Pinus Pinaster


It is a medium-size tree, reaching 20-35 m tall and with a trunk diameter of up to 1.2 m, exceptionally 1.8 m.
The bark is orange-red, thick and deeply fissured at the base of the trunk, somewhat thinner in the upper crown.
The leaves ('needles') are in pairs, very stout (2 mm broad), 12-22 cm long, and bluish-green to distinctly yellowish-green.
The cones are conic, 10-20 cm long and 4-6 cm broad at the base when closed, green at first, ripening glossy red-brown when 24 months old. They open slowly over the next few years, or after being heated by a forest fire, to release the seeds, that are 8-10 mm long, with a 20-25 mm wing, and are wind-dispersed.

The range extends from Portugal and Spain (except Huesca, Logroño and Palma de Mallorca)north to southern and western France, east to western Italy, and south to northern Morocco, with small outlying populations in Algeria and Malta (possibly introduced by man). It generally occurs at low to moderate altitudes, mostly from sea level to 600 m, but up to 2000 m in the south of its range in Morocco.



Eucalyptus globulus


DESCRIPTION: Evergreen tree that typically grow from 30 to 55 m (98 to 180 ft) tall, and with bark taht shreds often, peeling in large strips. The broad juvenile leaves are born in opposite pairs on square stems, they are about 6 to 15 cm long and covered with a blue-grey, waxy bloom, which is the origin of the common name "blue gum".
The mature leaves are narrow, sickle-shaped and dark shining green, and they are arranged alternately on rounded stems and range from 15 to 35 cm in length.
The buds are top-shaped, ribbed and warty and have a flattened operculum (cap on the flower bud) bearing a central knob. The cream-colored flowers are borne singly in the leaf axils and produce copious nectar that yields a strongly flavored honey. The fruits are woody and range from 1.5 to 2.5 cm in diameter, and contain numerous small seeds, that are shed through valves (numbering between 3 and 6 per fruit) which open on the top of the fruit. It produces roots throughout the soil profile, rooting several feet deep in some soils.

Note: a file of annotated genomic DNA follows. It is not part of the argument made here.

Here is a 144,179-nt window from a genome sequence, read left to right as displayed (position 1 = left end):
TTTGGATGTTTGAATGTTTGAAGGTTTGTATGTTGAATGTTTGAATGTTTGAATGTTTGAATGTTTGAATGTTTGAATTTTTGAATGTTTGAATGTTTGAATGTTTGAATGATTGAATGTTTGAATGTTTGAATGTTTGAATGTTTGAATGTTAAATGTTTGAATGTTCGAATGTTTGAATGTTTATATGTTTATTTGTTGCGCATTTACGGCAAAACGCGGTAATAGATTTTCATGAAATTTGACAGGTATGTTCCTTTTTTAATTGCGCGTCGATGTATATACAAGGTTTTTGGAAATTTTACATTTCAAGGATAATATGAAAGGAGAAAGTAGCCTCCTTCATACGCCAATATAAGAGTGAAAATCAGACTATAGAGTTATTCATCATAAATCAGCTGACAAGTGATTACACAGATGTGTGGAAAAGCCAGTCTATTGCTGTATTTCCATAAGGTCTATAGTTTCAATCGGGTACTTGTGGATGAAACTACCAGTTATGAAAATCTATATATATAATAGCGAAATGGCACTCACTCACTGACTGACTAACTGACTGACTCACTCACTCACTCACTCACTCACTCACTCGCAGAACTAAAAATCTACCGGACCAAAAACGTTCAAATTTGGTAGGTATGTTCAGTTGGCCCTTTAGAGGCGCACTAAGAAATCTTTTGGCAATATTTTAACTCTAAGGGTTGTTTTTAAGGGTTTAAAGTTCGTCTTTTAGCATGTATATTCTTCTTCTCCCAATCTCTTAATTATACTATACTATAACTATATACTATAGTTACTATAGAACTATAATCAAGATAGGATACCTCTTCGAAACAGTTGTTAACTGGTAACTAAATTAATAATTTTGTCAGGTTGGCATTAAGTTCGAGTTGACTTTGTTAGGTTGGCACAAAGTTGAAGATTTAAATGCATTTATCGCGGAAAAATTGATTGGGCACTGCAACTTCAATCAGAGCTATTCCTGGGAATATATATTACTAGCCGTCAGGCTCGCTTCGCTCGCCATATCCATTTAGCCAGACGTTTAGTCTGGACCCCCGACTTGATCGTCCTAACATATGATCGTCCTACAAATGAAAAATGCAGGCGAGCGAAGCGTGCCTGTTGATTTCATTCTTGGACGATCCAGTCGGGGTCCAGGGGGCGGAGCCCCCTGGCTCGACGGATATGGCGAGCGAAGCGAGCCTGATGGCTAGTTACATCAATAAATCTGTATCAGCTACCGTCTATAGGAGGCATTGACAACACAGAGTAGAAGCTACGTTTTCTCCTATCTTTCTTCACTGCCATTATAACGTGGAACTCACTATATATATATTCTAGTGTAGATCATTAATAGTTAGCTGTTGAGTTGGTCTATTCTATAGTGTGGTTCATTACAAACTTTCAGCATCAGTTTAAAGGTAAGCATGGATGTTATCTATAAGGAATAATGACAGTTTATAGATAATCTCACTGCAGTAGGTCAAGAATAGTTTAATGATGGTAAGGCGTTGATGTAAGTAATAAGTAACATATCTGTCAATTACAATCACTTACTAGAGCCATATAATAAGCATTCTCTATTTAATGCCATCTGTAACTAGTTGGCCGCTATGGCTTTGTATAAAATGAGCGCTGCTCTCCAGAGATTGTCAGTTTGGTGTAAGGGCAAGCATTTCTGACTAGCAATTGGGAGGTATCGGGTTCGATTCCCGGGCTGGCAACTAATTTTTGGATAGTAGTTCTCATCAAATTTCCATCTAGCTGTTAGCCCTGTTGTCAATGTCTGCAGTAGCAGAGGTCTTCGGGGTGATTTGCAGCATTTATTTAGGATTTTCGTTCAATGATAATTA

GEOGRAPHIC DISTRIBUTION : The natural distribution of the species includes Tasmania and southern Victoria, and there are also isolated occurrences on King Island and Flinders Island in Bass Strait and on the summit of the You Yangs. Blue gum is renown as a fast growing timber tree. The tree is widely cultivated elsewhere in the world. It is primarily planted as a pulpwood, and also as the primary source of global eucalyptus oil production in many countries. It has poor lumber qualities due to growth stress problems, but can be used in construction, fence posts and poles.


Quercus robur L.



DESCRIPTION: Q. robur is a large deciduous tree 25–35 m tall (exceptionally to 50 m), with lobed and nearly sessile (very short-stalked) leaves 7–14 cm long. Flowering takes place in mid spring, and their fruit, called acorns, ripen by the following autumn. The acorns are 2–2.5 cm long, pedunculate (having a peduncle or acorn-stalk, 3–7 cm long) with one to four acorns on each peduncle.
It is a long-lived tree, with a large widespreading head of rugged branches. While it may naturally live to an age of a few centuries, many of the oldest trees are pollarded or coppiced, both pruning techniques that extend the tree's potential lifespan, if not its health.

GEOGRAPHIC DISTRIBUTION : It is native to most of Europe, and to Asia Minor to the Caucasus, and also to parts of North Africa. A number of cultivars are grown in arboreta and in parks and gardens.


Salix alba



DESCRIPTION: It is a medium-sized to large deciduous tree growing up to 10-30 m tall, with a trunk up to 1 m diameter and an irregular, often leaning crown. The bark is grey-brown, deeply fissured in older trees. The shoots in the typical species are grey-brown to green-brown and the leaves are paler than most other willows, due to a covering of very fine silky white hairs, particularly on the underside; they are 5-10 cm long and 0.5-1.5 cm wide. The flowers are produced in catkins in early spring, and pollinated by insects. It is dioecious, with male and female catkins on separate trees; the male catkins are 4–5 cm long, the female catkins 3–4 cm long at pollination, lengthening as the fruit matures. When mature in mid summer, the female catkins comprise numerous small (4 mm) capsules each containing numerous minute seeds embedded in white down which aids wind dispersal.